The Appreciable Benefits of Gifting More Now

By Stephen M. Chiles

You may not realize how much you can often save by transferring stock during your lifetime.

Business owners have long known that it makes sense to pass along some stock during theirlifetimes to their heirs. Most are aware that each parent is allowed to give every one of theirchildren $10,000 a year, plus an additional total of $600,000 to all, free of gift tax. When an ownerdies, the estate can exclude from estate tax whatever portion of that $600,000 has not been used ingifting. But if the company has grown during the parents' lifetime, the heirs will have to pay a lotmore tax on the appreciated value of the stock at death than if they had received it in previousyears.

What many business owners don't realize is that it can also be advantageous to gift more than the$600,000 during their lifetimes. The overall cost of transferring additional shares now, even afterpaying gift taxes, can be far less than if the shares are left in the family estate.

The savings results not only from transferring the stock before it appreciates in value but alsofrom the fact that the gift and estate taxes are calculated differently. Let's say the gift and estatetaxes are 50 percent, which is close to the actual top rate of 55 percent. If a parent gives $100worth of stock to a child, then the total cost to the parent is $150 — the amount of the gift itselfplus the tax. If he leaves the same $100 in his estate, the total cost of the transfer to his heir is$200. That's because the money used to pay the estate tax is considered part of the transfer and isitself subject to tax (the heir, in effect, pays $25 on the $50 used to pay the tax, then $12.50 onthat $25, and so on, adding up to another $50).

There are, of course, various other ways to reduce the value of a transfer of wealth for taxpurposes, such as a grantor retained annuity trust (GRAT) or grantor retained unitrust (GRUT). Whilequite technical, these trusts allow the donors to receive some or all the income from an asset over aperiod of time, while preserving the asset in trust for their descendants. In determining the amountof the gift for tax purposes, the present value of the annuity or unitrust interest paid to the donoris subtracted from the total value of the transfer. Assuming the parent survives for the term of thetrust, the gift tax cost is thus less than what the heirs would pay on the full value of the asset inthe estate. A GRAT may be especially advantageous if the family business is an S corporation.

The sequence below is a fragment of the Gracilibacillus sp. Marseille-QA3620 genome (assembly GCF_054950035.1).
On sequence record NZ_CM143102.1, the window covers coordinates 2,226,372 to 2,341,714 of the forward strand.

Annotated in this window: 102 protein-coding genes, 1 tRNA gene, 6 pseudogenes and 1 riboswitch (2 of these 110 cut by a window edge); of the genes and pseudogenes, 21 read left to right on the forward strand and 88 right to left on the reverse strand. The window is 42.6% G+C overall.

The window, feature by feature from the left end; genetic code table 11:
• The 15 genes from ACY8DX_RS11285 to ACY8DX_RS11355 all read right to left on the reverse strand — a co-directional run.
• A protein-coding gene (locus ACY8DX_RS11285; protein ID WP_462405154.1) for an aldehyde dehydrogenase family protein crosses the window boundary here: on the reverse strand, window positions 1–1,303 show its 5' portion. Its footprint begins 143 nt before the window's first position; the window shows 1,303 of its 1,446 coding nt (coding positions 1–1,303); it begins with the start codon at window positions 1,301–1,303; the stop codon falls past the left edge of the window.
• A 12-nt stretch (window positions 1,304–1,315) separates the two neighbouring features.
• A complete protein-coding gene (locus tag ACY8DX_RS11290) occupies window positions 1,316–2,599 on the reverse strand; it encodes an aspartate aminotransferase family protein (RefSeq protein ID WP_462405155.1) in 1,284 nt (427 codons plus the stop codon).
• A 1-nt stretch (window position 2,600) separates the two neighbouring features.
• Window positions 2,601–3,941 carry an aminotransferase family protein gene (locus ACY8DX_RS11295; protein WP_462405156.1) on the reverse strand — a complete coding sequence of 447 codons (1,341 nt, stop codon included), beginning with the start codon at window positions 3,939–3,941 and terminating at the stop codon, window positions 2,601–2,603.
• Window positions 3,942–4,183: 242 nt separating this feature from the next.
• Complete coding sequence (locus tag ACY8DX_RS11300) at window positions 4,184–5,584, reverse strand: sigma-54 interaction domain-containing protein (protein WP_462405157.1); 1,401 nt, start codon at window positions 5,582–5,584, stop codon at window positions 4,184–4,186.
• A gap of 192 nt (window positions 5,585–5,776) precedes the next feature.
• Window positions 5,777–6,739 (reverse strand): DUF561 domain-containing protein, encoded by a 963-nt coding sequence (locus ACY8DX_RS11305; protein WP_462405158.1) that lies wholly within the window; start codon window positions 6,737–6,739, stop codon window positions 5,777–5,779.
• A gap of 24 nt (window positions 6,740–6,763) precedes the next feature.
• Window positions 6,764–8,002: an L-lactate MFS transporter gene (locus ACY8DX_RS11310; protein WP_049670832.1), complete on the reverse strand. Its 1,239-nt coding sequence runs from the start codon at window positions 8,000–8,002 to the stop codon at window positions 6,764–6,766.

When transferring an interest in a business during their lifetimes, owners can also claim anothertax discount. If that interest is not easily marketable (often the case with shares in a privatelyheld company) and is a minority interest in the business, valuation experts may reduce the value ofthe transfer for tax purposes by as much as 50 percent or more, depending upon circumstances. Thesediscounts may not be as great upon the death of an owner controlling the business.

The decision on whether or not to transfer some wealth and pay a tax now rather than later mayinvolve an investment calculation. By waiting to make the gift — and instead investing the money thatwould have to be paid in taxes elsewhere — an owner may be able to earn more.

The decision turns on the expected rate of growth in the business. For example, let's assume thebusiness is growing at the after-tax rate of 8 percent a year. Let's say Dad wants to give $1 millionworth of shares to his son or daughter now (over and above the amounts he can pass free of tax). Ifthe gift tax is 50 percent, he will pay $500,000 in tax currently. If he waits 10 years to make thegift and the value of the shares grows to $2.16 million, Dad will have to pay $1.08 million in gifttax.

But consider what would happen if Dad took the $500,000 and invested it now in an asset with a 10percent after-tax rate of return. In 10 years, it will be worth $1.3 million-over $200,000 more thanhe would have to pay in gift tax upon transferring the asset at that time. From a purely economicpoint of view, investing the $500,000 elsewhere makes sense only if the growth in value of theinvestment exceeds the growth rate of the family company.

The impact of capital gains must also be considered. If assets must be sold to pay gift tax, somecapital gains may be incurred. If the next generation is likely to sell the gifted asset, they may payrelatively more in tax when they do than if they inherit the asset in the owner's estate. That'sbecause the cost basis of an asset for income tax purposes is stepped up to its value at the time ofdeath, which is likely to be higher than the cost basis of a lifetime gift that is sold (which reducesthe amount of capital gains). Also, the heirs may benefit from favorable capital gains treatmentaccorded stock that is redeemed by the family company to pay taxes and certain administrative expenseson the estate.